I worked at a company years ago that licensed the Need For Speed software and we put them in Arcade Cabinets.
As part of that work, we would put demo builds at a certain arcade location (Dave & Busters) and go on a Friday/Saturday night and watch people play the game to generate feedback on how to improve it.
One of the fundamental issues we found is people over-correcting when they steer... which we traced back to a feature almost all driving games have. That is, there is camera inertia for 3rd person camera.
When you turn the car, there is an inertia before the camera starts to follow the car... i.e., the car is actually turning on in the game, but the overall scene doesn't appear to move in sync .. it takes (for example) 1/10th of a second before the world turns and matches the car. But in that 1/10th of a second, the player doesn't think he's doing anything, so turns harder.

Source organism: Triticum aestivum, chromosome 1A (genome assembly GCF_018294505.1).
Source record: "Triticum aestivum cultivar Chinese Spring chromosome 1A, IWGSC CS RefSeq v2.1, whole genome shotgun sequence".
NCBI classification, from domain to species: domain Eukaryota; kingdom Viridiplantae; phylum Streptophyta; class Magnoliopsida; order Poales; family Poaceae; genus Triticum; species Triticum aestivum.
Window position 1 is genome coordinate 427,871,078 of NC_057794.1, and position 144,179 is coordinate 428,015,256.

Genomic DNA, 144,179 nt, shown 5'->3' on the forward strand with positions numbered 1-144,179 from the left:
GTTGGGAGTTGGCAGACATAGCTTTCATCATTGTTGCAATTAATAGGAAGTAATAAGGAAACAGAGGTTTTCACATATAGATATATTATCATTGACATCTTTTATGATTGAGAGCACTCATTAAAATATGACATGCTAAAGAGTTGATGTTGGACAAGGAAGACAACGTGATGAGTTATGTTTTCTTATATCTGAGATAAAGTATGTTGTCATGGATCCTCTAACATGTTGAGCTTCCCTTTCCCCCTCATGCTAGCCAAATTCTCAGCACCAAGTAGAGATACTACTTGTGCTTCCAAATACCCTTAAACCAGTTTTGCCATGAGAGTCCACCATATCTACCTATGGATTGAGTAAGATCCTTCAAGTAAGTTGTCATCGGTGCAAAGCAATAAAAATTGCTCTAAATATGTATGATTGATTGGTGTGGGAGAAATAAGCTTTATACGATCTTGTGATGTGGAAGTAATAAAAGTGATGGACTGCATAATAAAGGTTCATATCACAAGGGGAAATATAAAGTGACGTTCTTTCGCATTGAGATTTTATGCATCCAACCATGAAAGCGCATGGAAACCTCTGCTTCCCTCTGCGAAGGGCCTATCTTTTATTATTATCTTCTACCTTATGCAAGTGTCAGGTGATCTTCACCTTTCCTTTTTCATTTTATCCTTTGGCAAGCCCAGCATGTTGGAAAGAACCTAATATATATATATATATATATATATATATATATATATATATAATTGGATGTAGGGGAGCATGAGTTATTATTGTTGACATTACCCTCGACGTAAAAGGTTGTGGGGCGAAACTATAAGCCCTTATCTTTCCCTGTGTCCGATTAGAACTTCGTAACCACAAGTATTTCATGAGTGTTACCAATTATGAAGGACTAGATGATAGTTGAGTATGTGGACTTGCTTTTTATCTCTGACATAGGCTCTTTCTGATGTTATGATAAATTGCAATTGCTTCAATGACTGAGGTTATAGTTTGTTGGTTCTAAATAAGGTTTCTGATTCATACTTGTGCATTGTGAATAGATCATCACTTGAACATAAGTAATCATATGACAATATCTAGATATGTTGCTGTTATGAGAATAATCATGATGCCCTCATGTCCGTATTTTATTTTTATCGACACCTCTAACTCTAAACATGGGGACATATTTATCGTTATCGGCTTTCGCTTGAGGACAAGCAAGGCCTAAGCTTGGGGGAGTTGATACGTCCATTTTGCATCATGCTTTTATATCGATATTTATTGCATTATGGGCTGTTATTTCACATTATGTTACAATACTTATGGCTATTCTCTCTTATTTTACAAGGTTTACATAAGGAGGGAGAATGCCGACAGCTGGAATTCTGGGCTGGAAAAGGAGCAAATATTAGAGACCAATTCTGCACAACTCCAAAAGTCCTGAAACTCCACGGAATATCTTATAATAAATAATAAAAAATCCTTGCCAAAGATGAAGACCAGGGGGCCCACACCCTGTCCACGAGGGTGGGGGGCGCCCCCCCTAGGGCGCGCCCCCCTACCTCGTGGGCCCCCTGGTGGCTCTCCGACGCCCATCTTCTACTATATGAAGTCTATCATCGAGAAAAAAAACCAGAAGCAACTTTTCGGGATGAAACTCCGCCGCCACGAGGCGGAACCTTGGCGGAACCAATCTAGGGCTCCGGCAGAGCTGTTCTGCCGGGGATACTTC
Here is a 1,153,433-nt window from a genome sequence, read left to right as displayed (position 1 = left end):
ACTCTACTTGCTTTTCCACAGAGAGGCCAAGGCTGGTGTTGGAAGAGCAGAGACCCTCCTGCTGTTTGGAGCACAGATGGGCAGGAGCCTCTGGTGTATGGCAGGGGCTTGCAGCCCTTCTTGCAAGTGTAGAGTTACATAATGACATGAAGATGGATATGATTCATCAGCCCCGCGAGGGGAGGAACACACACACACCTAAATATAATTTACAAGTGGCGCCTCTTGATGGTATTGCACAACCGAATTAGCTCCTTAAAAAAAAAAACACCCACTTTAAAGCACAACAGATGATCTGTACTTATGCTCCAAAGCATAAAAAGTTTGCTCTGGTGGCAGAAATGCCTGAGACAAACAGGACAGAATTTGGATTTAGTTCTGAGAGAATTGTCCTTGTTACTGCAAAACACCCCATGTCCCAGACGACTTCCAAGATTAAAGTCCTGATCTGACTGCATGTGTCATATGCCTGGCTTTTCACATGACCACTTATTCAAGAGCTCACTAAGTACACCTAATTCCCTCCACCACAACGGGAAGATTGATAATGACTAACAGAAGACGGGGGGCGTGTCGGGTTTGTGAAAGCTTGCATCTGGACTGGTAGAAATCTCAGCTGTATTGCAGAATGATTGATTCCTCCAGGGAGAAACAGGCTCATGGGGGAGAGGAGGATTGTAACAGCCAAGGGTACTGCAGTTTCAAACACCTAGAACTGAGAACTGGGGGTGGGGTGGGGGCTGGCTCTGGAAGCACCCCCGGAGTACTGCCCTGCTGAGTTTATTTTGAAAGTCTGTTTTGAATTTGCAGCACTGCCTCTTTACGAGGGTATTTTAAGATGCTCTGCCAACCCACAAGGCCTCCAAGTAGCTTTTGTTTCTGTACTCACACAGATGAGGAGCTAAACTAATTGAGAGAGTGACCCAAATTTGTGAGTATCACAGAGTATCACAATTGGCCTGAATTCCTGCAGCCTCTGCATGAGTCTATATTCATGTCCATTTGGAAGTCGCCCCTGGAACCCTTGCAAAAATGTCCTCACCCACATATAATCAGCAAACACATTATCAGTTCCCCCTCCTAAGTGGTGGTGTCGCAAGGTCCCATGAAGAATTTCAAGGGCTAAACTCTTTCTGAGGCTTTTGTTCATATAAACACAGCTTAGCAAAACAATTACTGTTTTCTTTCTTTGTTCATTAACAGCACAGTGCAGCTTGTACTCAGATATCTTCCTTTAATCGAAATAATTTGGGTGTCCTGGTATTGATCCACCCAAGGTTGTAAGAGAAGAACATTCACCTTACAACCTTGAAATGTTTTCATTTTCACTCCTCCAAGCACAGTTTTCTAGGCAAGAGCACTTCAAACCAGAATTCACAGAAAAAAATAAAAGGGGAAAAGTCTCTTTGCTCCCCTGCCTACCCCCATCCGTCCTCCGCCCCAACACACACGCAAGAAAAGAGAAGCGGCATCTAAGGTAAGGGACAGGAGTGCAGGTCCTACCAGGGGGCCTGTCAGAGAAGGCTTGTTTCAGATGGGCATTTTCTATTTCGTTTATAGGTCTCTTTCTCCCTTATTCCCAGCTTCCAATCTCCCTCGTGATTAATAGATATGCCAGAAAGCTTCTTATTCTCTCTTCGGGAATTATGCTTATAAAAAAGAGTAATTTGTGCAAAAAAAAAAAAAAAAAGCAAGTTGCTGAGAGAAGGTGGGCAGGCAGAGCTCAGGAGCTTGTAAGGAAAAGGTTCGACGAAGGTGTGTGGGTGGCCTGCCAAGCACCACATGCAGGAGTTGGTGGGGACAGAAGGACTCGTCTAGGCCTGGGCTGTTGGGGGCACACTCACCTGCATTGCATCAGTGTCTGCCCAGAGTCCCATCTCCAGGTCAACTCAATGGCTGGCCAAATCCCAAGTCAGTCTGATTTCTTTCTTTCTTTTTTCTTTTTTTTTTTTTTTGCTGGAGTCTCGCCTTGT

It ultimately creates players who would ping-pong off the walls on many circuits.
The solution for these players is one of two options
- In our 3rd person perspective cameras, we turned the inertia almost completely off.
- Play in 1st player camera perspectives... the hood camera is a good one to start with.
By turning off the camera inertia, players success rate with the game went up significantly, and instances of players ping-ponging off the walls diminished greatly.